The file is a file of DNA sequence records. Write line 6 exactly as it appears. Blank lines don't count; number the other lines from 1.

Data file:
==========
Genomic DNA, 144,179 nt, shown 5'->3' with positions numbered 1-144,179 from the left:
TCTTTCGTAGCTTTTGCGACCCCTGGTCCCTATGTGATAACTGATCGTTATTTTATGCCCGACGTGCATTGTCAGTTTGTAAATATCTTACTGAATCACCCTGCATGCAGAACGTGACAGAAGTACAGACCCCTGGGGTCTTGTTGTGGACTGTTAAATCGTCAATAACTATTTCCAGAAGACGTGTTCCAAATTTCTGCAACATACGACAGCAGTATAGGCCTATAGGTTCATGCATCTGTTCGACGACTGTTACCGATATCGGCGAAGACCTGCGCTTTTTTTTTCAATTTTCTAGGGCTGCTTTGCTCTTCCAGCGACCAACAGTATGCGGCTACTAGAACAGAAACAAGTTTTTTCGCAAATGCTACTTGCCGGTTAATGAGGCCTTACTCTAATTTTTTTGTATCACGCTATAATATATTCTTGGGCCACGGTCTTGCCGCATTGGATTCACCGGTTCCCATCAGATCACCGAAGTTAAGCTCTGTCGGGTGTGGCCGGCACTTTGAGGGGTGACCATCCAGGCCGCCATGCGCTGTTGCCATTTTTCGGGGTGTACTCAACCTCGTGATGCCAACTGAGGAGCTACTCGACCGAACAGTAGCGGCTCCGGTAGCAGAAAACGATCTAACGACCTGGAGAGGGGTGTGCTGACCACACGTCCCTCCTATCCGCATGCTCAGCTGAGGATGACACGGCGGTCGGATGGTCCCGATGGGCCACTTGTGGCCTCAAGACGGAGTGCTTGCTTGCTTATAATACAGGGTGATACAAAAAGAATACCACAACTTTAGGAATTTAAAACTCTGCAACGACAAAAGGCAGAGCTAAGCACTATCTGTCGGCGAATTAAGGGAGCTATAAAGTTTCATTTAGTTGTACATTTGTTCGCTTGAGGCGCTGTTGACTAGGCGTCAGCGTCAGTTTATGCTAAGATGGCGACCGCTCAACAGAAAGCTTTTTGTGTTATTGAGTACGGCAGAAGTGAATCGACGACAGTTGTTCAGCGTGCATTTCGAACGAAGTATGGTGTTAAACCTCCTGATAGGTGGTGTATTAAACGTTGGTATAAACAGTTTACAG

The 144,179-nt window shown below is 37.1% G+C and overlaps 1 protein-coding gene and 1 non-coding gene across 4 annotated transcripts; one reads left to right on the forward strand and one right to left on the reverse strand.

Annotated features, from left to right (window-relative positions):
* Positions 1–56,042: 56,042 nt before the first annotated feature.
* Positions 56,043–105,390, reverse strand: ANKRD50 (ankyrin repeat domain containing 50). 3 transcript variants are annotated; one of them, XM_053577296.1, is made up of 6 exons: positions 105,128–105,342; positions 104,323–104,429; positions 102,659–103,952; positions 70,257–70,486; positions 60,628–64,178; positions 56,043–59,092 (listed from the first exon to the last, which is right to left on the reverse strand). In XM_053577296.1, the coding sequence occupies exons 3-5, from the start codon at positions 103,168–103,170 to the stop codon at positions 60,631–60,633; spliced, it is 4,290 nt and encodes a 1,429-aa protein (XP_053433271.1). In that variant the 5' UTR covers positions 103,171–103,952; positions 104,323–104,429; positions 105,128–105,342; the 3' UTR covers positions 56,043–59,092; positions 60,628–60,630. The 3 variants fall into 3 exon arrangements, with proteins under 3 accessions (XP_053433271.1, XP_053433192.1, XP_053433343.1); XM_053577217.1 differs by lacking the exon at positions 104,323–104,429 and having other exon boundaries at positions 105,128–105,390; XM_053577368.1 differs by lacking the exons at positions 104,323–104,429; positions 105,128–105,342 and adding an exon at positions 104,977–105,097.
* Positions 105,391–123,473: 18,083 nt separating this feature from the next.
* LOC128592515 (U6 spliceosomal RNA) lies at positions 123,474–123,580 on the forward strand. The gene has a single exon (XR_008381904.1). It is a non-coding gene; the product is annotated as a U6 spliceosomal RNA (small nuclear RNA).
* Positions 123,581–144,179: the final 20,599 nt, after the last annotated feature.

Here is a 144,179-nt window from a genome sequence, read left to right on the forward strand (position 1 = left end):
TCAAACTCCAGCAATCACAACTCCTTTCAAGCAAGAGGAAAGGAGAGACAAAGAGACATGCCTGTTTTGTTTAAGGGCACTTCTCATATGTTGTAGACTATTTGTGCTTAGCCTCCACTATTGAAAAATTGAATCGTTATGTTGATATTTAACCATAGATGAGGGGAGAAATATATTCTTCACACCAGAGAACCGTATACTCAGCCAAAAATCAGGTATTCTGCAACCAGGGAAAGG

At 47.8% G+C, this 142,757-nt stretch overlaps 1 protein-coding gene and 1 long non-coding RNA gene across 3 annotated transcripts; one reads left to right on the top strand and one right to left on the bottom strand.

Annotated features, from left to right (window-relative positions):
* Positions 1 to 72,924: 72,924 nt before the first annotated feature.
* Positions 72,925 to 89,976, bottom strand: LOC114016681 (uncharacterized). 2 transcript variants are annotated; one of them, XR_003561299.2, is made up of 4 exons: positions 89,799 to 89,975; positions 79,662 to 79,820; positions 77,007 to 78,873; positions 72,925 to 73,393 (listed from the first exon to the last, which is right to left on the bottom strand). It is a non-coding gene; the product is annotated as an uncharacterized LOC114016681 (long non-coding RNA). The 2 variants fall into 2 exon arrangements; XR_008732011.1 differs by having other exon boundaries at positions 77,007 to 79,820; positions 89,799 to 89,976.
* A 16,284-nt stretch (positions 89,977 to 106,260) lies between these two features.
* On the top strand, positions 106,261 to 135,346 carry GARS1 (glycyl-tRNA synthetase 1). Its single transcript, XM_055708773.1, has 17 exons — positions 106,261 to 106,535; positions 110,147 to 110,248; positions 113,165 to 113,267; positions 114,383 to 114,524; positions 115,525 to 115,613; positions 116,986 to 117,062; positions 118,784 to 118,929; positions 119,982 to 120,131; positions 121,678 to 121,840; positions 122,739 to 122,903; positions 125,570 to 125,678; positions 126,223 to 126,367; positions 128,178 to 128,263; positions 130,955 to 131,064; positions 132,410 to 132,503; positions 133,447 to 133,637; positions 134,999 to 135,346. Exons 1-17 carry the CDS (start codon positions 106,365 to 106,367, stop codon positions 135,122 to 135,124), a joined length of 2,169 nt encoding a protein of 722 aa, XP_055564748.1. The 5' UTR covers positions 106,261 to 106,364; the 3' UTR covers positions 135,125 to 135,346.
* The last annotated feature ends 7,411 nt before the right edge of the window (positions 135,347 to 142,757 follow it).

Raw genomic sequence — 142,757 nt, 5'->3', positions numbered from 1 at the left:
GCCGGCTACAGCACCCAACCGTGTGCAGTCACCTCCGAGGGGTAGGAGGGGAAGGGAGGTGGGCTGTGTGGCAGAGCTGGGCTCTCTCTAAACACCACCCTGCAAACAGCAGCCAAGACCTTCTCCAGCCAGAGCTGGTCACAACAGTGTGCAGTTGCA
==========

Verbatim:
* Positions 56,043–105,390, reverse strand: ANKRD50 (ankyrin repeat domain containing 50). 3 transcript variants are annotated; one of them, XM_053577296.1, is made up of 6 exons: positions 105,128–105,342; positions 104,323–104,429; positions 102,659–103,952; positions 70,257–70,486; positions 60,628–64,178; positions 56,043–59,092 (listed from the first exon to the last, which is right to left on the reverse strand). In XM_053577296.1, the coding sequence occupies exons 3-5, from the start codon at positions 103,168–103,170 to the stop codon at positions 60,631–60,633; spliced, it is 4,290 nt and encodes a 1,429-aa protein (XP_053433271.1). In that variant the 5' UTR covers positions 103,171–103,952; positions 104,323–104,429; positions 105,128–105,342; the 3' UTR covers positions 56,043–59,092; positions 60,628–60,630. The 3 variants fall into 3 exon arrangements, with proteins under 3 accessions (XP_053433271.1, XP_053433192.1, XP_053433343.1); XM_053577217.1 differs by lacking the exon at positions 104,323–104,429 and having other exon boundaries at positions 105,128–105,390; XM_053577368.1 differs by lacking the exons at positions 104,323–104,429; positions 105,128–105,342 and adding an exon at positions 104,977–105,097.